If you’re still determined to try, talk to a local editor to get a clear picture of what you need to do to write an article they will publish. Send out some queries and see what happens.

Don’t stop writing.

Best of luck,


I welcome your comments and questions.

Tricks help writers resist distractions

Let’s take a break from book publishing this week to talk a little about distractions. It’s the bane of every writer, especially if we work at home. We have so many distractions, so many things to do besides write. This morning, for example, I overslept, which gave me less time. Then the dog sought me out, scratching and shaking her head, and I discovered she has yet another ear infection. How it got so bad so quickly I don’t know, but we have to go to the vet, and I have to start dousing her ears with medicine, a procedure she resists with every ounce of her strength.

As a writer, I’m lucky I only have the dog to worry about. Husbands, kids and other dependents make it much more complicated. Been there, done that. I’m not the only one who has screamed at her loved ones to leave her alone unless there’s blood or fire.

Meanwhile, my house is a mess, I’ve got two writers’ groups and several upcoming events to prepare for, I need to pick up a prescription, and I’ve got this new book to promote, a task I dare not ignore. Yesterday, someone contacted me from a CBS TV show. It was very exciting. Unfortunately, I didn’t have quite what she’s looking for, but that definitely took my attention away from my work.

The biggest distraction is the Internet. But I found something the other day that I think is really going to help me. It’s a program called Freedom, and you can find it at I don’t want to do a sales pitch, but you can use it on a Mac or PC, and it’s only $10, with a free trial before you have to buy it. What it does is block your access to the Internet. Set it for an hour, and you can’t check e-mail, Facebook or anything else. It’s ironic that the Internet, something that is such a helpful tool, can be so addictive that we have to buy a product to keep us from using it, but that’s the way it is.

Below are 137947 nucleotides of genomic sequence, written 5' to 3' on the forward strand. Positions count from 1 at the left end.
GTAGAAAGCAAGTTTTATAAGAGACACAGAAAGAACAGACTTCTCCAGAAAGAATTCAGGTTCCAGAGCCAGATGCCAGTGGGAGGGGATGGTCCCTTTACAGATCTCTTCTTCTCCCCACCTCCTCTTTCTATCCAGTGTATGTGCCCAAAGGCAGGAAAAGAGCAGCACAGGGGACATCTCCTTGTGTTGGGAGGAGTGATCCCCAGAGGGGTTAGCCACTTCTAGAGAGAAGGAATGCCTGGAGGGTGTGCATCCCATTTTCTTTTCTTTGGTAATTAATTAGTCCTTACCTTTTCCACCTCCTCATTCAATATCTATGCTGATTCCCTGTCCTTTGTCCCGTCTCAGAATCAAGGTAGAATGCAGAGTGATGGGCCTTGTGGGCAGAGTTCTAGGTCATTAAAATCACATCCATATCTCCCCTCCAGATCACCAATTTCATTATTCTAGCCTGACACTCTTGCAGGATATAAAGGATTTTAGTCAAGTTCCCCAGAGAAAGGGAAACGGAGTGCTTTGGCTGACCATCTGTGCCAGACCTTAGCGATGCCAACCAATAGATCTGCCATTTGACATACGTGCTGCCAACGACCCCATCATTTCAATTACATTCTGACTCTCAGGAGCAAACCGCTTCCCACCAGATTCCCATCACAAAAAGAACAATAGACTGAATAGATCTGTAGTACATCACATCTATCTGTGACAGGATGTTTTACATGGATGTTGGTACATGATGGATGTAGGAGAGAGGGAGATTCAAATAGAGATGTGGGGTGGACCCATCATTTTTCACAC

Another tool that really helps me is a kitchen timer. I set it for however long I want to write. I’m not sure why it works, but it does. Once I get started, I usually wind up going beyond the allotted time. The same day I found Freedom online (not a good writing day, obviously), I found several timer programs. I like (yes, with a dot after the e). It’s a real bonus if you don’t have a kitchen timer handy. An added advantage is that I can’t do anything else online without interrupting the timer, which is counting down the seconds in big black numbers.

We are surrounded by distractions, and it takes great willpower to resist them. Even with the timer and Freedom going, my dog could come seeking solace, someone could come to the door, or the phone could ring. I might ignore the phone, but not my dog or someone at my door. In the end, all we can do is keep going as long as we can, and if we’re interrupted, get right back to work as soon as possible, using whatever tools it takes to keep going.

Rewards are good, too. Food, a walk, finally being able to check Facebook can all be motivations for sticking to the task at hand long enough to get something done.

Like this post.

Now I can have lunch.

>The perfect workspace

>I’m thinking about rearranging my office. Of course I should be pitching stories, but my office is giving me claustrophobia. I know that once I’m writing, it doesn’t matter where I am, but I need a certain ambience to get going. That may mean closing the door, turning on soft music and promising myself I won’t leave my desk until the CD is finished. I may have to clear every surface of the many piles of paper, or maybe I need to take that laptop I just got back from the shop and go work somewhere else.

In the typical newspaper office, reporters are surrounded by noise: people talking, telephones ringing, the clack of computer keys. Folks call or come in, and you have to stop mid-story to deal with another subject. Or maybe it’s time to go out for an interview and you leave your work half-done, but somehow, with a deadline always pending and the peer pressure of people working all around you, you get your writing done. Freelancing is a different matter. You have to get yourself started, and most homes are full of distractions.

So, how about you? What is your workspace like now, and what would it be if you had the ideal place to work? Do you have a ritual to get yourself going? I would love to hear your ideas on this.